J. GEILS by Raputa

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America’s Optimal Party Band (Tributesville Founding Father)

The J. Geils Band is an American rock band formed in 1967 in Worcester, Massachusetts, under the leadership of guitarist J. Geils.  The band played R&B-influenced blues rock in the 1970s before moving towards a more new wave sound in the 1980s. Since its initial break-up in 1985, the band has reunited several times.  Their biggest hit was their 1981 single, “Centerfold“, which charted No. 1 in the United States in early 1982.

Although living in Boston, the band had always considered Detroit its second home because of its enormous popularity there. Two of its three live albums were recorded in Detroit at the Cinderella Ballroom and Pine Knob Music Theater (now DTE Energy Music Theater). Their second live album, 1976’s Blow Your Face Out, was recorded in Boston (at Boston Garden) and Detroit (at Cobo Arena).

The J. Geils Band first received FM radio airplay with the live single cover version of The Contours‘ “First I Look at the Purse“. They then began to get AM radio airplay as well with a series of several hit singles in the 1970s, the most successful of which were a cover version of The Valentinos‘ “Lookin’ for a Love” (1971), a cover version of The Showstoppers‘ “Ain’t Nothin’ But a Houseparty” (1973), “Give it to Me” (1973), and “Must Of Got Lost” (1974). Later in the 1970s, the band signed with EMI America Records.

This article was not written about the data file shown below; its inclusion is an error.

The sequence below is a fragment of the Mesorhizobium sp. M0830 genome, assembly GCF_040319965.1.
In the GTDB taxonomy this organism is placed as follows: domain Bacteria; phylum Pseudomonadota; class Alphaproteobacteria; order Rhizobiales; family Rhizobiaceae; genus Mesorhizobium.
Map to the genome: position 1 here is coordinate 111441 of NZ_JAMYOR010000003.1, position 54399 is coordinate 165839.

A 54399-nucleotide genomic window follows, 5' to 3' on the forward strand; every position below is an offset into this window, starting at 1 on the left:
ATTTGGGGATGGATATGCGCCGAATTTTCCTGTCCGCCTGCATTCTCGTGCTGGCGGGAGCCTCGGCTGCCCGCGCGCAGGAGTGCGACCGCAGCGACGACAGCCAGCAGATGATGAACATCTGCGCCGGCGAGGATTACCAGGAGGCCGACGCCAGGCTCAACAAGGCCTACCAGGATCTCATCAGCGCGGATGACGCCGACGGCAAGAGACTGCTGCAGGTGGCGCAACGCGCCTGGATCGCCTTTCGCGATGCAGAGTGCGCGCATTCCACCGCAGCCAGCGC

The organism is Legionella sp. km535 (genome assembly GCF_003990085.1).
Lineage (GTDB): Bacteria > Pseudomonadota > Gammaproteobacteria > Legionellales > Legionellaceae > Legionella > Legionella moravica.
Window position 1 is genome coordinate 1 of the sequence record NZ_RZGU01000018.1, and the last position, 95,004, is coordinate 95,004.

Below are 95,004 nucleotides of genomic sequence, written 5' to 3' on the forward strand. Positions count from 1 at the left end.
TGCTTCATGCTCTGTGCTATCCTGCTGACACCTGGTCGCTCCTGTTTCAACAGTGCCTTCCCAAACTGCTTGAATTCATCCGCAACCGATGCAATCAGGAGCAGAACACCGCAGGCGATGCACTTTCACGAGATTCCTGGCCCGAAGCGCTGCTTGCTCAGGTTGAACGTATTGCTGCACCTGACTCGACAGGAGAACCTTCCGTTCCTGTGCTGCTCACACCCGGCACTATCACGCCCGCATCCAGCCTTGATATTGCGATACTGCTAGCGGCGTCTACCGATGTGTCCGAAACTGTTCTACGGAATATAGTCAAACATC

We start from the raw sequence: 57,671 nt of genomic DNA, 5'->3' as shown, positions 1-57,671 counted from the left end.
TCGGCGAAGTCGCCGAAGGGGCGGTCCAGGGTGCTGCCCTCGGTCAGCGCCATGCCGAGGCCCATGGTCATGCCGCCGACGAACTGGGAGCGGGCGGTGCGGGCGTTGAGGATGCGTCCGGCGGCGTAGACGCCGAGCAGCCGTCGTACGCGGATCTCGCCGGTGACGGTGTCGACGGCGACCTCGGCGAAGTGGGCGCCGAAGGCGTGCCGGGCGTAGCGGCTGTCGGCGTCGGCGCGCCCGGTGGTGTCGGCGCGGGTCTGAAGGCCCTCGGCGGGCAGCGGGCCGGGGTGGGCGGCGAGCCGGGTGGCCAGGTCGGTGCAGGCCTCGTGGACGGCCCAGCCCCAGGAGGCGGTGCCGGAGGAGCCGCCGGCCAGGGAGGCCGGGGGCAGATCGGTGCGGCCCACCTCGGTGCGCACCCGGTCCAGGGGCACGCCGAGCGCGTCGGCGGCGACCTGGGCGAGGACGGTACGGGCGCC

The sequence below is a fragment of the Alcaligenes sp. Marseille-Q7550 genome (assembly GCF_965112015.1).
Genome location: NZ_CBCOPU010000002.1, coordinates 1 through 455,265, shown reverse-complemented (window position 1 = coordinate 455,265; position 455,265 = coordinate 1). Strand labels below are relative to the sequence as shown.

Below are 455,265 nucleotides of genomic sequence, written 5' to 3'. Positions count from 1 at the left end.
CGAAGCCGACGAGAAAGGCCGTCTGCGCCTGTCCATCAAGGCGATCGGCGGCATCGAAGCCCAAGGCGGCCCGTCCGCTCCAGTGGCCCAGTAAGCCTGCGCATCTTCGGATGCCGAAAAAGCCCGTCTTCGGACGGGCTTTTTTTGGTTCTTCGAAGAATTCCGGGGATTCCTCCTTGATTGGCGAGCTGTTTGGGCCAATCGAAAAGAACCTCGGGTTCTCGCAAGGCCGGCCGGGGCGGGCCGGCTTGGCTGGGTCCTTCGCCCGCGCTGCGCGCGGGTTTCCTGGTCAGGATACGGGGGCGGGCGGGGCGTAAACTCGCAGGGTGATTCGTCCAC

The band attracted special attention for its innovative use of the harmonica as a lead instrument. Harmonicalinks.com later called Magic Dick “a pioneer in sound and style for rock harmonica”.[1]

On August 17, 1971, at a show in the Boston Common, The Allman Brothers Band named the J. Geils Band as its favorite local band.  Both bands later played the last show at the Fillmore East. After their initial commercial successes the group seemed destined to be nothing more than a party band, until the release of Monkey Island (1977), followed by Sanctuary (1978), which charted at No. 49 on the Billboard 200 and spun off a sizable hit single in “One Last Kiss” (No. 35 on the Billboard Hot 100).

The group’s commercial fortunes improved even more in the early 1980s, first with the humorous Love Stinks, then with their success with theFreeze Frame album which included “Centerfold” (No. 1 for six weeks on the Billboard Hot 100) and then the title cut (No. 4). “Centerfold” also became their only major hit single in the United Kingdom, where it reached No. 3 in February 1982. Another live album, Showtime (1982), contained their hit cover of “I Do” (No. 24), a 1965 hit by The Marvelows. But Wolf left the group in 1983 over artistic disagreements.  The band went on to record one more album of new material, You’re Gettin’ Even While I’m Gettin’ Odd, after Wolf left.  He was not replaced, and Seth Justman took over most of the vocal duties. The album produced only one single, “Concealed Weapons”, and not considered a commercial success.  Most recently J. Geils toured with Bob Seger and has done a handful of sellout shows in select markets LIKE OURS!

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